Oh, get those pickle-tasting expressions off your faces; maybe you're missing the point. Here we are in the 1990s, with the publishing industry inches from becoming road kill on the information superhighway. Yet two busy and successful radio and TV personalities have each gone to all the old-fashioned trouble of concocting best-selling books. Shouldn't bibliophiles feel gratified that Howard Stern and Rush Limbaugh still consider print a higher self-validation?
Instead, books such as Limbaugh's "See, I Told You So"--a follow-up to his Bible Belt bible "The Way Things Ought To Be"--and Stern's shock-jock autobiography "Private Parts" make the genteel minority want to holler rape, and with cause. What we're seeing is a cultural version of the displacement that so flustered our political owls last year, when Dan Rather learned with consternation that he now counted for less than some nattering CNN shill with a phone bank in the all-important business of helping voters understand their own priorities.
In fact, the Limbaughs and Sterns were always out there--or down there, in the rank pop undergrowth that cultivated folk once didn't mind letting grow wild. However many millions of fans swore by them, at them, or both, such performers weren't supposed to matter, because higher-minded media mavens still got to shape the public's impression of which of its own cultural interests were worthwhile: OK to the Beatles and even "Dallas," but thumbs down on dwarf-tossing and "The Gong Show." What's getting people upset now about the likes of Stern and Limbaugh isn't just their noisy, vulgar prominence but their new consequence. It's one thing if the hoi polloi prefer Howard Stern to the news: nobody cares. But once they decide Stern \o7 is\f7 the news, it's Katie Couric, bar the door.
By definition, in both men's books we're getting at best a bastardized version of what they really do. That's also true of their TV work--Stern's E! network dinner-theater of cruelty, Limbaugh's syndicated half-hour harangues. Their metier is radio, where both are--it would be stupid to deny this--superlative craftsmen. Many who can't stand Limbaugh's politics, but love the art of radio, admit he's one of the best; as for Stern, to preside over the audio melees he instigates day after day takes phenomenal technique. The books they put their names on, by contrast, are assembled rather than written. Stern, whose charm is in what he shrugs off, is cheerfully frank about this. Limbaugh, whose first book (according to Michael Arkush's useful quickie bio "Rush!") was largely the work of Wall Street Journal writer John Fund, stays more coy. His acknowledgments thank over half-a-dozen helpmeets for structural pointers, research and unspecified "assistance"--all the accepted euphemisms.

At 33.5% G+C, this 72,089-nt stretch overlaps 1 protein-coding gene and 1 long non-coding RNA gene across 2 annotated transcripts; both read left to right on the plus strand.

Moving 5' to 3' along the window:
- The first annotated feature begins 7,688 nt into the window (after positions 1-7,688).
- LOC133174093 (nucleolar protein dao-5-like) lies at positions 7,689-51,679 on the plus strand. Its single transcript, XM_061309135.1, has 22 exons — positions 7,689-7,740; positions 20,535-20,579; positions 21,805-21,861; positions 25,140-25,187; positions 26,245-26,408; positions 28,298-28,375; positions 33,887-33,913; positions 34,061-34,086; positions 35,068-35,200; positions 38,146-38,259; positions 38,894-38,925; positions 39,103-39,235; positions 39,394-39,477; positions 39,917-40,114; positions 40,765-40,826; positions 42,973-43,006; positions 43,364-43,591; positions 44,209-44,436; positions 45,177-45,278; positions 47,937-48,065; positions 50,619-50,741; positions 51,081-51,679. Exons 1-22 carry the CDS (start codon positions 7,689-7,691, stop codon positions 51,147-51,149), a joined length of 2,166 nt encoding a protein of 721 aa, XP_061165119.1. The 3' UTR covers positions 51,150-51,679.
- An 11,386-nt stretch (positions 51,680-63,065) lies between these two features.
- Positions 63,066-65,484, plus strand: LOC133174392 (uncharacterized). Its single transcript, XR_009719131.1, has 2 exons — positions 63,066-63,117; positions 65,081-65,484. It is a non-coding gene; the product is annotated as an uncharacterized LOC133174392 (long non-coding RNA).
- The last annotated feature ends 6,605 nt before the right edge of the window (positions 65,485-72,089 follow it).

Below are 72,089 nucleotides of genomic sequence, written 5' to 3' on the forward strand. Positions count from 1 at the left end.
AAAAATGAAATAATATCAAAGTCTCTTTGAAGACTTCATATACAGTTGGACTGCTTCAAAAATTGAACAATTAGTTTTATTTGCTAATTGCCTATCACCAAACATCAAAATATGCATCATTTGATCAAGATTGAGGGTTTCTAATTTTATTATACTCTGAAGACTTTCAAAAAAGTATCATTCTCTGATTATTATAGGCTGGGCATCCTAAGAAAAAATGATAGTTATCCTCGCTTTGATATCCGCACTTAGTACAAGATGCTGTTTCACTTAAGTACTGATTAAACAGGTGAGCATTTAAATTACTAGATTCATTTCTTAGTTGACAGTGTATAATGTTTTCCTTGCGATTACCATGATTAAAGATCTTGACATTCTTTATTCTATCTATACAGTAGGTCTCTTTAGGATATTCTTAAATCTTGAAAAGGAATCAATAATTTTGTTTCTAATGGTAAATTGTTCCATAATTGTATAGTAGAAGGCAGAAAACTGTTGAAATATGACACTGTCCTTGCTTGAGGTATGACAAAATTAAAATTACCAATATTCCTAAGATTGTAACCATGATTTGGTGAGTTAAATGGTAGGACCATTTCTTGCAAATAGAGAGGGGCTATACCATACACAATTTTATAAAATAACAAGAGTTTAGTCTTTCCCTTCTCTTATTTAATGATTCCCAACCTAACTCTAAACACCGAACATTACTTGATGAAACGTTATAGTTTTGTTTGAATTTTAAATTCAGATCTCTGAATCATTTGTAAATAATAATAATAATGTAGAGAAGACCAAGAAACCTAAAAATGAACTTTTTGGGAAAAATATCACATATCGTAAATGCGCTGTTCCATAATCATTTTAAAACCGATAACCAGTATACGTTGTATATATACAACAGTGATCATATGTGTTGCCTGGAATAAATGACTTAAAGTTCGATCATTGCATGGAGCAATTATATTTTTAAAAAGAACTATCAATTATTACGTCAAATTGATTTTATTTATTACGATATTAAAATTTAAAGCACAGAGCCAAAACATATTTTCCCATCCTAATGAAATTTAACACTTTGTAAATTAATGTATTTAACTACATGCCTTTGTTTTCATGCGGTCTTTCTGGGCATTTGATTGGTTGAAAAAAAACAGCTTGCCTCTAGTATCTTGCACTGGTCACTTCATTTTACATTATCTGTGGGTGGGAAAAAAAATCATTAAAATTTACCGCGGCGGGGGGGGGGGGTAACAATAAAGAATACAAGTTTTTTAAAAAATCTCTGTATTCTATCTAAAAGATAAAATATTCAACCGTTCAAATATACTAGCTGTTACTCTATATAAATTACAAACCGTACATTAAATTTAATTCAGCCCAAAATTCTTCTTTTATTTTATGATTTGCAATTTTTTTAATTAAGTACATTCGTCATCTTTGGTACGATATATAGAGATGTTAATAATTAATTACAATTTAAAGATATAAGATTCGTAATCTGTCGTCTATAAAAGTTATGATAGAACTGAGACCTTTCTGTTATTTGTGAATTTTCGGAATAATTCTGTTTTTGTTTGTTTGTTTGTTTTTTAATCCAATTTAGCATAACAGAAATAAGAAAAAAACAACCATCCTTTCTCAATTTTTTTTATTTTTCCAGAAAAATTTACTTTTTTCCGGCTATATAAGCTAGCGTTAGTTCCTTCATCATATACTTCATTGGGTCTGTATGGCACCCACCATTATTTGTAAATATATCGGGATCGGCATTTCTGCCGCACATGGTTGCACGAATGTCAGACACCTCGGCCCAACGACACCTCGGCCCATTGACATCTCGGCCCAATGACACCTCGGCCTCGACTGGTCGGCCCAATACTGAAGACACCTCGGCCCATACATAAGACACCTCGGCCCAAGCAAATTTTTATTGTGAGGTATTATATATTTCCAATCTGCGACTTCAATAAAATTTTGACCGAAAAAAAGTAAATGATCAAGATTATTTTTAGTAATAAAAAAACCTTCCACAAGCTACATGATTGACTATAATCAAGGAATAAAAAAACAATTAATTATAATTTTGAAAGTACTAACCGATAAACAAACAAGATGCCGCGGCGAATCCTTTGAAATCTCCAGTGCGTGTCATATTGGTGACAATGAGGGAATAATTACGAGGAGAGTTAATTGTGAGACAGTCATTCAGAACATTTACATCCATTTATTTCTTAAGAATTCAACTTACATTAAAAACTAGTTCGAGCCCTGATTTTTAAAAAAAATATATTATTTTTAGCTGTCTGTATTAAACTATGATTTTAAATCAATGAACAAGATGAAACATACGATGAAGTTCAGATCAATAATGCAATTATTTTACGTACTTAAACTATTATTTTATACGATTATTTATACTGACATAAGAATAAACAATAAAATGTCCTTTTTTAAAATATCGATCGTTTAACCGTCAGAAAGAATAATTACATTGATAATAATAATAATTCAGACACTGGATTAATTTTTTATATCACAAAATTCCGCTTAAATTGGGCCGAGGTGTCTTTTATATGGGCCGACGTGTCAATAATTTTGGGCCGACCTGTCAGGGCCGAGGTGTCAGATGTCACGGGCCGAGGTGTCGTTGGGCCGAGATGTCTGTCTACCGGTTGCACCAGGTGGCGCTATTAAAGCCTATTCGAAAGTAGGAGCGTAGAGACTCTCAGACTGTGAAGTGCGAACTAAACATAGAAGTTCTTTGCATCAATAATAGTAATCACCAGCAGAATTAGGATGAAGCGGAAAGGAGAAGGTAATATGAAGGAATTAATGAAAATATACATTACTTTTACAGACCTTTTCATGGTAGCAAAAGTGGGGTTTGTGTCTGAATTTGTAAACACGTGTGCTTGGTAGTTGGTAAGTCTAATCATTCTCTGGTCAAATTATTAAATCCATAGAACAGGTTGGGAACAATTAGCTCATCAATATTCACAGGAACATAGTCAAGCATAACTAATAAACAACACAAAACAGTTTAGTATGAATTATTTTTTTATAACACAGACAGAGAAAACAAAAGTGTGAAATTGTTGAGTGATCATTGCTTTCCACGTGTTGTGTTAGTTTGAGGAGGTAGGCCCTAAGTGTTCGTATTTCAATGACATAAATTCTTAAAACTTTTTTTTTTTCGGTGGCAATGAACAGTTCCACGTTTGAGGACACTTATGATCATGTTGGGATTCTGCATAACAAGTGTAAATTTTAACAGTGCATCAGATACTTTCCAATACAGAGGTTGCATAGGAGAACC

In Limbaugh's book, the seams show. For plodding pages at a time, most of its chapters clot into doggedly argued, reasoned if not reasonable tracts against familiar Limbaugh goat-getters such as feminists or the environmental movement. This is leavened only occasionally by interjected trademark Rush-isms--"Thank goodness I'm here to straighten all this out"--as if someone had suddenly remembered to stick in some of the act. From a man who's made no bones about putting entertainment value first, "See, I Told You So" doles out the fun in skimpy doses.
But in Stern's case, the assembly format suits his style, because he loves the seams. His book's a slapdash collage of transcribed reminiscences, bits culled from his radio show, mock quizzes and spur-of-the-moment random rants, its text broken up with reproduced hate mail and boxed comments from colleagues and family--even in print, his yen is to get a conversation going. If "Private Parts" weren't so distended--446 pages gilds the lily, and a good many weeds along with it--it might be a classic of disreputable American humor. As it is, it's a mess that's often howlingly funny.
One way both men benefit from print is that, on paper, their targets stay more abstract. You don't have to actually hear or see the hapless stooges, from hookers to doddering dignitaries, whom Stern enlists as fodder for his act. In his book, he hurls the epithet "humorless" at those of his verbal hit-and-run victims who don't immediately consent to being treated on his terms, which means to be degraded for his benefit. (Still, David Letterman is just as brutal when it comes to treating handy "little people"--immigrant cabbies, shopkeepers--as human props; is it Letterman's salary, or his suit, that makes his behavior more acceptable?) And since one of Limbaugh's purposes in "See, I Told You So" is to appear more temperate, thoughtful and substantive than he's perceived to be, you won't catch him outright ridiculing the homeless, say, or mocking Chelsea Clinton's looks, as he often has on his show.